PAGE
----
On the quest to shed pounds, alcohol is usually the first to go. There's no way around it right? Wrong. It might not be the end to your diet after all.
Leading Harley Street Nutritionist, Rhiannon Lambert, has a lot to say on the issue and, though she states clearly that “alcohol will not help you lose weight”, it may not be the diet disaster we have all been led to believe.
If you’ve been struggling to reach a particular weight loss goal, then there may be indirect ways in which alcohol is affecting you. Alcohol “can have powerful effects on your mood, mental states and consequently your weight” Rhiannon says. The consumption of alcohol “reduces self-consciousness, making it easier for people to act without inhibition. This impaired judgment often leads people to do things that they end up regretting, including consuming an unhealthy diet.” Ahh so it’s not the two glasses of wine, but the fried chicken, on the way home that may be the problem! The way that alcohol impacts our minds can have adverse effects on what we consume and how often we exercise. Alcohol can leave you feeling fatigued, unproductive and be honest, how often have you felt like getting up and going for a run the morning after a night out?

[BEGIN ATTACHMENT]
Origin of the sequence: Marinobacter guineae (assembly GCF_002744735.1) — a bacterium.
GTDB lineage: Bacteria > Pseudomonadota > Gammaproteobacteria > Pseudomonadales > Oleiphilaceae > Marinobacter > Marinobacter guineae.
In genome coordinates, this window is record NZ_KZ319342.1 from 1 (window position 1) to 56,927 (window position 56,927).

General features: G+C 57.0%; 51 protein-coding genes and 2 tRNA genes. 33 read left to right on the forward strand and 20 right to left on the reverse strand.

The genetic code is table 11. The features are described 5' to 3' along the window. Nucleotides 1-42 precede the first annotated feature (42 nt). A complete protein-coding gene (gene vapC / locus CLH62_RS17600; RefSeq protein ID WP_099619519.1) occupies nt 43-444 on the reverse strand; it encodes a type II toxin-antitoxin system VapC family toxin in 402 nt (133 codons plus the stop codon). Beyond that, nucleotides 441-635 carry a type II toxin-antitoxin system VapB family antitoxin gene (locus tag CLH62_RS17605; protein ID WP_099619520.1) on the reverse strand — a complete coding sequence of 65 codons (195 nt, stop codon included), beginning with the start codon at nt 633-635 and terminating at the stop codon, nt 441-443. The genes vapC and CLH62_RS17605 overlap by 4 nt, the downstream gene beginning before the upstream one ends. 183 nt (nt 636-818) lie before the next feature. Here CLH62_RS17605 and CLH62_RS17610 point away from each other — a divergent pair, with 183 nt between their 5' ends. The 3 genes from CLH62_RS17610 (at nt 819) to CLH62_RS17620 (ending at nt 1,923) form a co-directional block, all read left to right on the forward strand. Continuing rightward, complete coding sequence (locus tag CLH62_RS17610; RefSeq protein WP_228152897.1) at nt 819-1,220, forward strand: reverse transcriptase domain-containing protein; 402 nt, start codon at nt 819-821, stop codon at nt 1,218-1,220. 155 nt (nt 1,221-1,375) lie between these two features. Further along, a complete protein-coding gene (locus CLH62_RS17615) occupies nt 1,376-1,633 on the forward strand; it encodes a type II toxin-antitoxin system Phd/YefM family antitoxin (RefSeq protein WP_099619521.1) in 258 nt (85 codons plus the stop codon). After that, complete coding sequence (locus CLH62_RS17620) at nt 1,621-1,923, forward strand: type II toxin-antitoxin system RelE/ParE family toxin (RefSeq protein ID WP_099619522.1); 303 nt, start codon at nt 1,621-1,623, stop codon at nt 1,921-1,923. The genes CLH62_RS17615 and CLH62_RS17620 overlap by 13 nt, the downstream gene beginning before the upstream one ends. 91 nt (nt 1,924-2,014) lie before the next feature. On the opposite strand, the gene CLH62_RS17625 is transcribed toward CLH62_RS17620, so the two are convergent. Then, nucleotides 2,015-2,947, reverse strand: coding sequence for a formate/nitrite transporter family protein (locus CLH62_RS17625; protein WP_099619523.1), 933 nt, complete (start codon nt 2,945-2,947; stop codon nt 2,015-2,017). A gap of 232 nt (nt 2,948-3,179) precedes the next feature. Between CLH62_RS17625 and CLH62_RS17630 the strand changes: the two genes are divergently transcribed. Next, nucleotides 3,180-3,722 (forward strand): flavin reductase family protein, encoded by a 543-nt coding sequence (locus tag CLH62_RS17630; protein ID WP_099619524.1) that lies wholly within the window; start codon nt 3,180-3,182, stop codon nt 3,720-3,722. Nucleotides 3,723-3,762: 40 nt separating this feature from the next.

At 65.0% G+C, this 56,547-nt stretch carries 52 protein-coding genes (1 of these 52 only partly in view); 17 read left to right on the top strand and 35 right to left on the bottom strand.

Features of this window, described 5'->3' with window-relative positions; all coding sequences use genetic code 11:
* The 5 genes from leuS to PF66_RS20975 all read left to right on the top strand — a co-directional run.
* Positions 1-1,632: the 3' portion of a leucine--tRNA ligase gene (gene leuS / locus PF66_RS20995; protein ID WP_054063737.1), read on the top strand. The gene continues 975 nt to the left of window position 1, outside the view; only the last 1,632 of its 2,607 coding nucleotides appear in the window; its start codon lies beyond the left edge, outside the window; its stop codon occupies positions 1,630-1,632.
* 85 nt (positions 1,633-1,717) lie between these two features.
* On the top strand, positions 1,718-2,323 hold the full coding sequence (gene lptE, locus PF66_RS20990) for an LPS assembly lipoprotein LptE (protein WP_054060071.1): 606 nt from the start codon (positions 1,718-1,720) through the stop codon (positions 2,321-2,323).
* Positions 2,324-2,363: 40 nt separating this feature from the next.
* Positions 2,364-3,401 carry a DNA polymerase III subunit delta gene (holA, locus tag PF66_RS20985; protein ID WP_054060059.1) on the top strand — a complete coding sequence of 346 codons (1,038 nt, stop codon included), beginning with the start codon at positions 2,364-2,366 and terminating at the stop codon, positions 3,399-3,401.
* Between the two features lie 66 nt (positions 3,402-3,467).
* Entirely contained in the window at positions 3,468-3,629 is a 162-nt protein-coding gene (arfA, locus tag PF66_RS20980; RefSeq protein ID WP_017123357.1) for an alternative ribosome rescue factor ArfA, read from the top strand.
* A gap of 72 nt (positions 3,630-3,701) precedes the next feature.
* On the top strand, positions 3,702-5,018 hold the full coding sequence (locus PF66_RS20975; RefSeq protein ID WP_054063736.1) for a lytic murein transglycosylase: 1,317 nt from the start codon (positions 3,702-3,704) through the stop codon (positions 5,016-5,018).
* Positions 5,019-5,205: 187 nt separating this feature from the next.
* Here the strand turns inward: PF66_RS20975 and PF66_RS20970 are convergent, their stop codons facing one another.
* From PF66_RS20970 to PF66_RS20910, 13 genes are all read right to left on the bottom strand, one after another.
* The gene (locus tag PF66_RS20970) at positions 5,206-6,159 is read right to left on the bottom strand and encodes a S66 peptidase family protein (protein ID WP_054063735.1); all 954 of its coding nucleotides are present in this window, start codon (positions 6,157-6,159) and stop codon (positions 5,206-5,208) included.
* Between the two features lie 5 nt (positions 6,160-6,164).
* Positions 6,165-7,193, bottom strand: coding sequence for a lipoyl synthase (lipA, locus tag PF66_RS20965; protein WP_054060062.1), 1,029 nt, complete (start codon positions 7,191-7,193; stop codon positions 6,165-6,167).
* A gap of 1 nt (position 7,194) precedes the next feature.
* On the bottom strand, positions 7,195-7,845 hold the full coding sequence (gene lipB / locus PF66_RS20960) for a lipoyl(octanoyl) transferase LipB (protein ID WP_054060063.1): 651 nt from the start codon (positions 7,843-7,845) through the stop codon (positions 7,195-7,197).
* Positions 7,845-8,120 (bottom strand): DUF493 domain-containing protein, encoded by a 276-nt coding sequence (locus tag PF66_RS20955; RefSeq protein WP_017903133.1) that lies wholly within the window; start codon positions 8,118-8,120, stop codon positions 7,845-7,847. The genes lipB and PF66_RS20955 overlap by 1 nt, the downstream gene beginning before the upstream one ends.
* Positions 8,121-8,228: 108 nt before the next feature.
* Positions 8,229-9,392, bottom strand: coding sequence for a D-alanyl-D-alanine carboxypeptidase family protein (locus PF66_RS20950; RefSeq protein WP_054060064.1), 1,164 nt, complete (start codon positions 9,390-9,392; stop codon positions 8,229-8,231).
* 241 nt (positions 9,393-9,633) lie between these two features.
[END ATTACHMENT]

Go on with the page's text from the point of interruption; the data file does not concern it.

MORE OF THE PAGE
We all know that calorie counting is important if we want to lose weight and that we must stay in a calorie deficit (eating less than we use) in order to achieve this. “A problem often overlooked is that alcohol is rich in energy, providing around seven calories per gram” Rhiannon points out. Knowing how many calories you’re consuming is the first step to not allowing alcohol to ruin your diet. Making simple choices, like swapping your wine for a spritzer (made with soda water) cuts your calorie intake by half!
A big question lots of you are asking is, will alcohol make me gain weight, even if I’m eating healthily?
“Beer contains a similar amount of calories as sugary soft drinks, whereas red wine contains twice as much. However, drinking beer regularly may cause weight gain, whereas wine consumption may reduce it” Rhainnon explains. Confused? Us too! One thing is clear is that checking the calorie content on the label is the first port of call and maintaining a healthy diet is important.
Rhiannon notes that whilst heavy drinking is quite obviously linked to increases in weight, moderate drinking has links to reduced weight gain. But what really is moderate drinking? The NHS advises that we don’t consume more than 14 Units a week (nhs.uk). This level of drinking has been noted to show various health benefits, for example “It’s not all bad news, drinking red wine has been shown to lower your risk of heart attacks and strokes”. Rhiannon shows us that how much alcohol is consumed, within a 24 hour period, also plays a role. “Daily drinkers, who consume less than one drink per day, tend to have the least abdominal fat, while those who drank less often, but consumed four or more drinks on drinking days are most likely to have excess belly fat.” Glass of Pinot anyone?
Rhiannon’s forthcoming book Re-Nourish is available to pre-order on Amazon and released 28 December 2017.